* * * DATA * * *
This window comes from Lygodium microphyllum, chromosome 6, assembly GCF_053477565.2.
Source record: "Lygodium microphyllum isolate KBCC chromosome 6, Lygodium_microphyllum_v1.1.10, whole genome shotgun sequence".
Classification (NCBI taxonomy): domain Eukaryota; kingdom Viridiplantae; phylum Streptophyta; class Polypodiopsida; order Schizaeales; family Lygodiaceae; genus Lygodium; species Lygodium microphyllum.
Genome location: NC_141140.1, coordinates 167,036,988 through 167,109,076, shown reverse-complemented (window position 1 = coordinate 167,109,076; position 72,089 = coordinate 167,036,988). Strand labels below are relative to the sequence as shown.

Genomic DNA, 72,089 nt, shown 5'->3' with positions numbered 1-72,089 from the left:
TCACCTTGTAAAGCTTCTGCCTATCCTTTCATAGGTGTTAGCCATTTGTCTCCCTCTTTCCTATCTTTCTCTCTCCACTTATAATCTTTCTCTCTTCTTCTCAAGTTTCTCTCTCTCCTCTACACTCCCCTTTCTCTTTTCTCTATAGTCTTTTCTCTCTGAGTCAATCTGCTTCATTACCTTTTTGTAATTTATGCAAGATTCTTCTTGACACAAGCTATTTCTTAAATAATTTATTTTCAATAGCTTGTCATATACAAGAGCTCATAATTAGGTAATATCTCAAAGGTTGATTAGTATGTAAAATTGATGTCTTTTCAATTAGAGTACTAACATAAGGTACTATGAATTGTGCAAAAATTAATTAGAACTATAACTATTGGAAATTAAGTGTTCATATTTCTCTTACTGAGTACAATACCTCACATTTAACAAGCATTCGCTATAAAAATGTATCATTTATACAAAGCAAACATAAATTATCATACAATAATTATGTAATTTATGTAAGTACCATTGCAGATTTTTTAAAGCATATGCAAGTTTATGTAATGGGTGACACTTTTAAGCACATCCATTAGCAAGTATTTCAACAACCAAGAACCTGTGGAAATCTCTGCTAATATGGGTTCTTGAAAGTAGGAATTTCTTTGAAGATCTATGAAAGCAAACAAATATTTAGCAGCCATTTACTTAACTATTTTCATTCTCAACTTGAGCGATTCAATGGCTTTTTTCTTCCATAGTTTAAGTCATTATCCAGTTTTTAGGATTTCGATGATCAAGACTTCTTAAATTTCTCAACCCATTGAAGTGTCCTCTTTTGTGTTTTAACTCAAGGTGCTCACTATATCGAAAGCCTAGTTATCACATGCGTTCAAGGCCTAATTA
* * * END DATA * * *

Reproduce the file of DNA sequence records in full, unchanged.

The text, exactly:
This window comes from Lygodium microphyllum, chromosome 6, assembly GCF_053477565.2.
Source record: "Lygodium microphyllum isolate KBCC chromosome 6, Lygodium_microphyllum_v1.1.10, whole genome shotgun sequence".
Classification (NCBI taxonomy): domain Eukaryota; kingdom Viridiplantae; phylum Streptophyta; class Polypodiopsida; order Schizaeales; family Lygodiaceae; genus Lygodium; species Lygodium microphyllum.
Genome location: NC_141140.1, coordinates 167,036,988 through 167,109,076, shown reverse-complemented (window position 1 = coordinate 167,109,076; position 72,089 = coordinate 167,036,988). Strand labels below are relative to the sequence as shown.

Genomic DNA, 72,089 nt, shown 5'->3' with positions numbered 1-72,089 from the left:
TCACCTTGTAAAGCTTCTGCCTATCCTTTCATAGGTGTTAGCCATTTGTCTCCCTCTTTCCTATCTTTCTCTCTCCACTTATAATCTTTCTCTCTTCTTCTCAAGTTTCTCTCTCTCCTCTACACTCCCCTTTCTCTTTTCTCTATAGTCTTTTCTCTCTGAGTCAATCTGCTTCATTACCTTTTTGTAATTTATGCAAGATTCTTCTTGACACAAGCTATTTCTTAAATAATTTATTTTCAATAGCTTGTCATATACAAGAGCTCATAATTAGGTAATATCTCAAAGGTTGATTAGTATGTAAAATTGATGTCTTTTCAATTAGAGTACTAACATAAGGTACTATGAATTGTGCAAAAATTAATTAGAACTATAACTATTGGAAATTAAGTGTTCATATTTCTCTTACTGAGTACAATACCTCACATTTAACAAGCATTCGCTATAAAAATGTATCATTTATACAAAGCAAACATAAATTATCATACAATAATTATGTAATTTATGTAAGTACCATTGCAGATTTTTTAAAGCATATGCAAGTTTATGTAATGGGTGACACTTTTAAGCACATCCATTAGCAAGTATTTCAACAACCAAGAACCTGTGGAAATCTCTGCTAATATGGGTTCTTGAAAGTAGGAATTTCTTTGAAGATCTATGAAAGCAAACAAATATTTAGCAGCCATTTACTTAACTATTTTCATTCTCAACTTGAGCGATTCAATGGCTTTTTTCTTCCATAGTTTAAGTCATTATCCAGTTTTTAGGATTTCGATGATCAAGACTTCTTAAATTTCTCAACCCATTGAAGTGTCCTCTTTTGTGTTTTAACTCAAGGTGCTCACTATATCGAAAGCCTAGTTATCACATGCGTTCAAGGCCTAATTA